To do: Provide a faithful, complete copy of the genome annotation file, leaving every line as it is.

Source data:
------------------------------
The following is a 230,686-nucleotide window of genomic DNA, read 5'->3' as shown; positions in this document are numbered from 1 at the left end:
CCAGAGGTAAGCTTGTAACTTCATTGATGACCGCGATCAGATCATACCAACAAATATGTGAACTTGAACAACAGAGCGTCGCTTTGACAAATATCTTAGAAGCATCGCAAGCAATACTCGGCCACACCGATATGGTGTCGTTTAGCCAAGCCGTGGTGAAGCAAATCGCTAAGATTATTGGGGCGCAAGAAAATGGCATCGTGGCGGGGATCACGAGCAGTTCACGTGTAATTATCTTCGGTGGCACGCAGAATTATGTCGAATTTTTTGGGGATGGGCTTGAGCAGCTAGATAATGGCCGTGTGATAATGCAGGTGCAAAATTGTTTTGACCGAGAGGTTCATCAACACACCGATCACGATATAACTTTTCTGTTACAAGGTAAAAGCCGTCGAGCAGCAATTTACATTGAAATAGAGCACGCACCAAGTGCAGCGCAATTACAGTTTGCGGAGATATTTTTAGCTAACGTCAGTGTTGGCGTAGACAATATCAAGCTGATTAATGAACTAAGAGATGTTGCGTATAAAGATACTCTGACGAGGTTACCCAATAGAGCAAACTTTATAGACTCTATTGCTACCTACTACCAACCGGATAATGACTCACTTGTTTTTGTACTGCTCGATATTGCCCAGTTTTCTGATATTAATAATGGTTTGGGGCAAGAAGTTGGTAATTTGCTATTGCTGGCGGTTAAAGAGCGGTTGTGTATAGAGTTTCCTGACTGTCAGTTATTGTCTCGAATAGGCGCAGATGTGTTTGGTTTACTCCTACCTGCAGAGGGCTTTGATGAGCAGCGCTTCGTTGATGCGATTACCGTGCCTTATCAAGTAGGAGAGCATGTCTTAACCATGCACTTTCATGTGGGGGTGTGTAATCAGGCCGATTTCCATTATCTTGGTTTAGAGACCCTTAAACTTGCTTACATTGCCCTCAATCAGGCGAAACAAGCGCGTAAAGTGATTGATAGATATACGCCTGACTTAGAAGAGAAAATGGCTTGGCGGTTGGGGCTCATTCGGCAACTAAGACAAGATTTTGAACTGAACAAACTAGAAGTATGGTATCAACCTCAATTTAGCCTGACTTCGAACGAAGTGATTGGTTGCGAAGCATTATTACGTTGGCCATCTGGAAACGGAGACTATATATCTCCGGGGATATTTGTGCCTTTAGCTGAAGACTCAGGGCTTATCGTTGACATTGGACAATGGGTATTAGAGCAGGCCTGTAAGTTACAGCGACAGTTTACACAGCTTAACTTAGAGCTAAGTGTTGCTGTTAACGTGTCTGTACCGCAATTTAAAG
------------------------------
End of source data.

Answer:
The following is a 230,686-nucleotide window of genomic DNA, read 5'->3' as shown; positions in this document are numbered from 1 at the left end:
CCAGAGGTAAGCTTGTAACTTCATTGATGACCGCGATCAGATCATACCAACAAATATGTGAACTTGAACAACAGAGCGTCGCTTTGACAAATATCTTAGAAGCATCGCAAGCAATACTCGGCCACACCGATATGGTGTCGTTTAGCCAAGCCGTGGTGAAGCAAATCGCTAAGATTATTGGGGCGCAAGAAAATGGCATCGTGGCGGGGATCACGAGCAGTTCACGTGTAATTATCTTCGGTGGCACGCAGAATTATGTCGAATTTTTTGGGGATGGGCTTGAGCAGCTAGATAATGGCCGTGTGATAATGCAGGTGCAAAATTGTTTTGACCGAGAGGTTCATCAACACACCGATCACGATATAACTTTTCTGTTACAAGGTAAAAGCCGTCGAGCAGCAATTTACATTGAAATAGAGCACGCACCAAGTGCAGCGCAATTACAGTTTGCGGAGATATTTTTAGCTAACGTCAGTGTTGGCGTAGACAATATCAAGCTGATTAATGAACTAAGAGATGTTGCGTATAAAGATACTCTGACGAGGTTACCCAATAGAGCAAACTTTATAGACTCTATTGCTACCTACTACCAACCGGATAATGACTCACTTGTTTTTGTACTGCTCGATATTGCCCAGTTTTCTGATATTAATAATGGTTTGGGGCAAGAAGTTGGTAATTTGCTATTGCTGGCGGTTAAAGAGCGGTTGTGTATAGAGTTTCCTGACTGTCAGTTATTGTCTCGAATAGGCGCAGATGTGTTTGGTTTACTCCTACCTGCAGAGGGCTTTGATGAGCAGCGCTTCGTTGATGCGATTACCGTGCCTTATCAAGTAGGAGAGCATGTCTTAACCATGCACTTTCATGTGGGGGTGTGTAATCAGGCCGATTTCCATTATCTTGGTTTAGAGACCCTTAAACTTGCTTACATTGCCCTCAATCAGGCGAAACAAGCGCGTAAAGTGATTGATAGATATACGCCTGACTTAGAAGAGAAAATGGCTTGGCGGTTGGGGCTCATTCGGCAACTAAGACAAGATTTTGAACTGAACAAACTAGAAGTATGGTATCAACCTCAATTTAGCCTGACTTCGAACGAAGTGATTGGTTGCGAAGCATTATTACGTTGGCCATCTGGAAACGGAGACTATATATCTCCGGGGATATTTGTGCCTTTAGCTGAAGACTCAGGGCTTATCGTTGACATTGGACAATGGGTATTAGAGCAGGCCTGTAAGTTACAGCGACAGTTTACACAGCTTAACTTAGAGCTAAGTGTTGCTGTTAACGTGTCTGTACCGCAATTTAAAG